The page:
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Can Baxalta hold off Shire with its own bid for Ariad?

September 1, 2015
Life sciences

Baxalta may not want to be snatched up at its young age, as it told Irish suitor Shire early this month. But that doesn’t mean it doesn’t want to land some deals itself–and Ariad Pharmaceuticals may be on its radar.

The Illinois pharma, recently spun off by Baxter, is reportedly in talks to buy Ariad, Bloomberg sources say. But there’s no certainty the two will come to an agreement, and Baxalta could also go after other targets. On Friday, Cambridge, MA-based Ariad had a market cap of $1.5 billion, but that had swelled to about $1.7 billion at press time on the deal speculation.

Buying up Ariad, the maker of once-suspended leukemia treatment Iclusig, would beef up Baxalta’s offerings in oncology–an area it’s trying to expand alongside its flagship hematology work. In May, parent company Baxter agreed to purchase leukemia treatment Oncaspar from Italy’s Sigma-Tau Finanziaria for $900 million to bolster Baxalta ahead of the biopharma unit’s spinoff.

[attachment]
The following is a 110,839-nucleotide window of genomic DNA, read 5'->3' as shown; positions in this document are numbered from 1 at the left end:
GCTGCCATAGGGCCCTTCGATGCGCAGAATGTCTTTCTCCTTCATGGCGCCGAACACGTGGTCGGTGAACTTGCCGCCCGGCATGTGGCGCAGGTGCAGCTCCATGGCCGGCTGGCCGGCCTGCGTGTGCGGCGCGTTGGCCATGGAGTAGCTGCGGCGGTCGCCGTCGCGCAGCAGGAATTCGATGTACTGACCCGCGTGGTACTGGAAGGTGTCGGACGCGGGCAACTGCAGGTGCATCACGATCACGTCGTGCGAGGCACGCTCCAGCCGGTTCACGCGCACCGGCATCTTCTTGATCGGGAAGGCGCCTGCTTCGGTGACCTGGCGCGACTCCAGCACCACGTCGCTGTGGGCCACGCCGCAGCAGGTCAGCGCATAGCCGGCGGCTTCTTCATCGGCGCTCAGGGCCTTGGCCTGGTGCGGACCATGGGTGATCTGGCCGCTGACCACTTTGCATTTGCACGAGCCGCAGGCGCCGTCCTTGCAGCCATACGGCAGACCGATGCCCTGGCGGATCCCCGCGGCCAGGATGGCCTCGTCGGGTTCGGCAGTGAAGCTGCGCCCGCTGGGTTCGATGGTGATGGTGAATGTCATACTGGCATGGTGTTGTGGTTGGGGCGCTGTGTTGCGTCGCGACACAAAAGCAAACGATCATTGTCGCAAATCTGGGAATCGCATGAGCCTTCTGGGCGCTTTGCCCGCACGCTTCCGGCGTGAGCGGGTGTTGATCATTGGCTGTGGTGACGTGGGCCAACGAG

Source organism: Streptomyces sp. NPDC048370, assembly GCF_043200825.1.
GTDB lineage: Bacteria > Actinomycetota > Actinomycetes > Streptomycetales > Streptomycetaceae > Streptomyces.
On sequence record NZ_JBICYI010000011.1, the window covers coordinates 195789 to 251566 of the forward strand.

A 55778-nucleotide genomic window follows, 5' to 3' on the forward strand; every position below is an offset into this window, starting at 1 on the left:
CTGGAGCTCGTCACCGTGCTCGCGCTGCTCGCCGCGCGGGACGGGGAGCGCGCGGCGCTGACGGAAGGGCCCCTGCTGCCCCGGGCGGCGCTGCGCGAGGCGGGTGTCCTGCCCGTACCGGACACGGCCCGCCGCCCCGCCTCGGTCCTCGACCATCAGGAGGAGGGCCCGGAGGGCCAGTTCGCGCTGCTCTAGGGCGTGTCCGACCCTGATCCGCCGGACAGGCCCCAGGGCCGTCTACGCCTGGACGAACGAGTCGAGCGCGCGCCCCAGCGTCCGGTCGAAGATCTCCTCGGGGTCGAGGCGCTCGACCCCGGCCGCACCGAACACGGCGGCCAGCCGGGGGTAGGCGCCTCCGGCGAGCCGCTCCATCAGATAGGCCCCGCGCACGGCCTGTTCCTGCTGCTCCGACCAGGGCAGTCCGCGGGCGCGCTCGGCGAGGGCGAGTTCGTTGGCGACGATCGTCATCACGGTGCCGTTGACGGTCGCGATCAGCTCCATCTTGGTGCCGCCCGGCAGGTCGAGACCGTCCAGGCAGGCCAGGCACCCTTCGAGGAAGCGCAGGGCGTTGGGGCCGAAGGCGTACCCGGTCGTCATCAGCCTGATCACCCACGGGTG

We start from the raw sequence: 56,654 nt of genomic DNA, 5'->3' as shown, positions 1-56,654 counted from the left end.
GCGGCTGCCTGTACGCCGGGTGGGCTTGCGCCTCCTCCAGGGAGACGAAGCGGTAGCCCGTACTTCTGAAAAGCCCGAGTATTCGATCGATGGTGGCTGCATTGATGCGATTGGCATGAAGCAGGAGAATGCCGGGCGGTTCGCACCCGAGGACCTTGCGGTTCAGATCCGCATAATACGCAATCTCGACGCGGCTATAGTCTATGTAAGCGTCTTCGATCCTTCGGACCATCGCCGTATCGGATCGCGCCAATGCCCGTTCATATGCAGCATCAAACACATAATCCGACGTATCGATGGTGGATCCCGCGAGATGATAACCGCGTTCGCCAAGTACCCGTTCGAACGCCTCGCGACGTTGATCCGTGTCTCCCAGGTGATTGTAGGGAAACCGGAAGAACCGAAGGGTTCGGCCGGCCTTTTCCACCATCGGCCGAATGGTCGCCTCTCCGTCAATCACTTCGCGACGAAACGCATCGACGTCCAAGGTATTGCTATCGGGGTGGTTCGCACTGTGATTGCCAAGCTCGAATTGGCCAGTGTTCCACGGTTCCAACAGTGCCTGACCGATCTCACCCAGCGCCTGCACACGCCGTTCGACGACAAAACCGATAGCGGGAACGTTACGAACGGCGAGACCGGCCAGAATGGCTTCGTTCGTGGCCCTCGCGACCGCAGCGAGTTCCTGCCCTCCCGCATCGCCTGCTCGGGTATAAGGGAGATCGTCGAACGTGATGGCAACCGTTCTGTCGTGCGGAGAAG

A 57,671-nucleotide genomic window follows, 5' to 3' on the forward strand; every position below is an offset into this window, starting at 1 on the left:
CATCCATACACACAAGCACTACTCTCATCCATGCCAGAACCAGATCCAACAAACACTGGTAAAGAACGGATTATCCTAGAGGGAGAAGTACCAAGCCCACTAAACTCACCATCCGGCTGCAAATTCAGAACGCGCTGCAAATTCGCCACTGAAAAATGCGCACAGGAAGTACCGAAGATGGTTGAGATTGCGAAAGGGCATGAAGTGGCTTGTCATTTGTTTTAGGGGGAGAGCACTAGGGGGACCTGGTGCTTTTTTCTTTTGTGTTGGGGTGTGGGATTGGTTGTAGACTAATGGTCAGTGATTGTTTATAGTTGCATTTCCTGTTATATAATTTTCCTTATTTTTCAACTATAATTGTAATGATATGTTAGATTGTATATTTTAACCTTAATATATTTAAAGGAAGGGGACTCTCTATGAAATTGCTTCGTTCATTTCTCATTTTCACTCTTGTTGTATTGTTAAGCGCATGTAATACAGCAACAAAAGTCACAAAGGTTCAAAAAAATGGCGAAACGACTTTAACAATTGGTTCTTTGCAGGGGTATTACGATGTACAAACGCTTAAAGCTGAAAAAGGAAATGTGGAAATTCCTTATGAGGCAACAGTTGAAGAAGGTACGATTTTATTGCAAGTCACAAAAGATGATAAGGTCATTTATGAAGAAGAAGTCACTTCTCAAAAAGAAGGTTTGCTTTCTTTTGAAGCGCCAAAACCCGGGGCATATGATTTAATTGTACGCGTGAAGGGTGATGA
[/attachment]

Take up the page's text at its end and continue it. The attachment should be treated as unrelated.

An Ariad buy could also throw a wrench in Shire’s plans. The Irish drugmaker went public with its $30 billion bid to buy Baxalta a few weeks back, and it’s sticking to the offer despite a cool response. Baxalta has firmly rejected the bid, with CEO Ludwig Hantson insisting it was both too low and a poor fit.

“In some respects, the nature of Shire’s interest in Baxalta is puzzling. Is it trying to opportunistically acquire our attractive hemophilia, immunology and growing oncology platforms without true synergies?” Hantson said on a call with shareholders a week after dismissing the proposal. “We have an attractive set of franchises and it would be a shame to hand it over for a lowball valuation.”

Meanwhile, orchestrating a buyout could be on the agenda for Ariad; in April, its outgoing chief exec said the company was open to “strategic alternatives.” His exit was forced by Alex Denner, the protégé of notorious shareholder activist Carl Icahn, who launched a proxy brawl in February.

By Carly Helfand

Source: Fierce Pharma

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